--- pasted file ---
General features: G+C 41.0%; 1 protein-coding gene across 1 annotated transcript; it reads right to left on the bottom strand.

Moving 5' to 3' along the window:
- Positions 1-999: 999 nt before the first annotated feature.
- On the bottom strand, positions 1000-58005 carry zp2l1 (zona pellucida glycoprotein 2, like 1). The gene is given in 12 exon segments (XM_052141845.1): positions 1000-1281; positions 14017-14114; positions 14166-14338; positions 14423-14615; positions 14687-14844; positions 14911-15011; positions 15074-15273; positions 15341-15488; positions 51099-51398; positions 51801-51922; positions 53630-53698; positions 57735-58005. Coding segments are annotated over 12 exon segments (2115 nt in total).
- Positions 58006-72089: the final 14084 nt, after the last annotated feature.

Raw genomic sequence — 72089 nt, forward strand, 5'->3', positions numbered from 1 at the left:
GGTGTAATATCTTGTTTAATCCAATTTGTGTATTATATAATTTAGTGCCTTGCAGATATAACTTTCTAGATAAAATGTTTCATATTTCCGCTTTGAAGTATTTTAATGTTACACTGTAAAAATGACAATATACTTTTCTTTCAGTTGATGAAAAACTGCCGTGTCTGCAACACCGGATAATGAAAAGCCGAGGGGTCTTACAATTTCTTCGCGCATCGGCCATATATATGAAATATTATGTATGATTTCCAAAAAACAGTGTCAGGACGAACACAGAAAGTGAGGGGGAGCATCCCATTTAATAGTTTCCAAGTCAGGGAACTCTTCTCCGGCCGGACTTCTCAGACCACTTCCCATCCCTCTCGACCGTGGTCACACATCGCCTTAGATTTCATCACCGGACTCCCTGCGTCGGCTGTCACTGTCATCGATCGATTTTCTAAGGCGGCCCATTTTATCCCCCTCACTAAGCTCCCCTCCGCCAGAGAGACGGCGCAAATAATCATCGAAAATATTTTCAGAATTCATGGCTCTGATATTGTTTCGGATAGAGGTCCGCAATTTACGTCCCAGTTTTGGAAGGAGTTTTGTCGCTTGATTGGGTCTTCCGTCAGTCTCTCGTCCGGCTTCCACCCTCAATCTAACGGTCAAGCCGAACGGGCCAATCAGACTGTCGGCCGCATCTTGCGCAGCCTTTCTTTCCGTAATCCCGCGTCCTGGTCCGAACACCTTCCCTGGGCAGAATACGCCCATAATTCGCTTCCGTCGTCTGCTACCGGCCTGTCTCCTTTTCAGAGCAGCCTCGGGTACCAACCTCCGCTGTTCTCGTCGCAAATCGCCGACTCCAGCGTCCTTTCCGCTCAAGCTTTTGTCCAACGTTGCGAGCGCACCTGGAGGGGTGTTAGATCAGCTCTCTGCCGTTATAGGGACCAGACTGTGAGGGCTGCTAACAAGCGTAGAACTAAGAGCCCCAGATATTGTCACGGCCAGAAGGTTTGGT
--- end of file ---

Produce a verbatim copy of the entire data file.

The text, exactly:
General features: G+C 41.0%; 1 protein-coding gene across 1 annotated transcript; it reads right to left on the bottom strand.

Moving 5' to 3' along the window:
- Positions 1-999: 999 nt before the first annotated feature.
- On the bottom strand, positions 1000-58005 carry zp2l1 (zona pellucida glycoprotein 2, like 1). The gene is given in 12 exon segments (XM_052141845.1): positions 1000-1281; positions 14017-14114; positions 14166-14338; positions 14423-14615; positions 14687-14844; positions 14911-15011; positions 15074-15273; positions 15341-15488; positions 51099-51398; positions 51801-51922; positions 53630-53698; positions 57735-58005. Coding segments are annotated over 12 exon segments (2115 nt in total).
- Positions 58006-72089: the final 14084 nt, after the last annotated feature.

Raw genomic sequence — 72089 nt, forward strand, 5'->3', positions numbered from 1 at the left:
GGTGTAATATCTTGTTTAATCCAATTTGTGTATTATATAATTTAGTGCCTTGCAGATATAACTTTCTAGATAAAATGTTTCATATTTCCGCTTTGAAGTATTTTAATGTTACACTGTAAAAATGACAATATACTTTTCTTTCAGTTGATGAAAAACTGCCGTGTCTGCAACACCGGATAATGAAAAGCCGAGGGGTCTTACAATTTCTTCGCGCATCGGCCATATATATGAAATATTATGTATGATTTCCAAAAAACAGTGTCAGGACGAACACAGAAAGTGAGGGGGAGCATCCCATTTAATAGTTTCCAAGTCAGGGAACTCTTCTCCGGCCGGACTTCTCAGACCACTTCCCATCCCTCTCGACCGTGGTCACACATCGCCTTAGATTTCATCACCGGACTCCCTGCGTCGGCTGTCACTGTCATCGATCGATTTTCTAAGGCGGCCCATTTTATCCCCCTCACTAAGCTCCCCTCCGCCAGAGAGACGGCGCAAATAATCATCGAAAATATTTTCAGAATTCATGGCTCTGATATTGTTTCGGATAGAGGTCCGCAATTTACGTCCCAGTTTTGGAAGGAGTTTTGTCGCTTGATTGGGTCTTCCGTCAGTCTCTCGTCCGGCTTCCACCCTCAATCTAACGGTCAAGCCGAACGGGCCAATCAGACTGTCGGCCGCATCTTGCGCAGCCTTTCTTTCCGTAATCCCGCGTCCTGGTCCGAACACCTTCCCTGGGCAGAATACGCCCATAATTCGCTTCCGTCGTCTGCTACCGGCCTGTCTCCTTTTCAGAGCAGCCTCGGGTACCAACCTCCGCTGTTCTCGTCGCAAATCGCCGACTCCAGCGTCCTTTCCGCTCAAGCTTTTGTCCAACGTTGCGAGCGCACCTGGAGGGGTGTTAGATCAGCTCTCTGCCGTTATAGGGACCAGACTGTGAGGGCTGCTAACAAGCGTAGAACTAAGAGCCCCAGATATTGTCACGGCCAGAAGGTTTGGT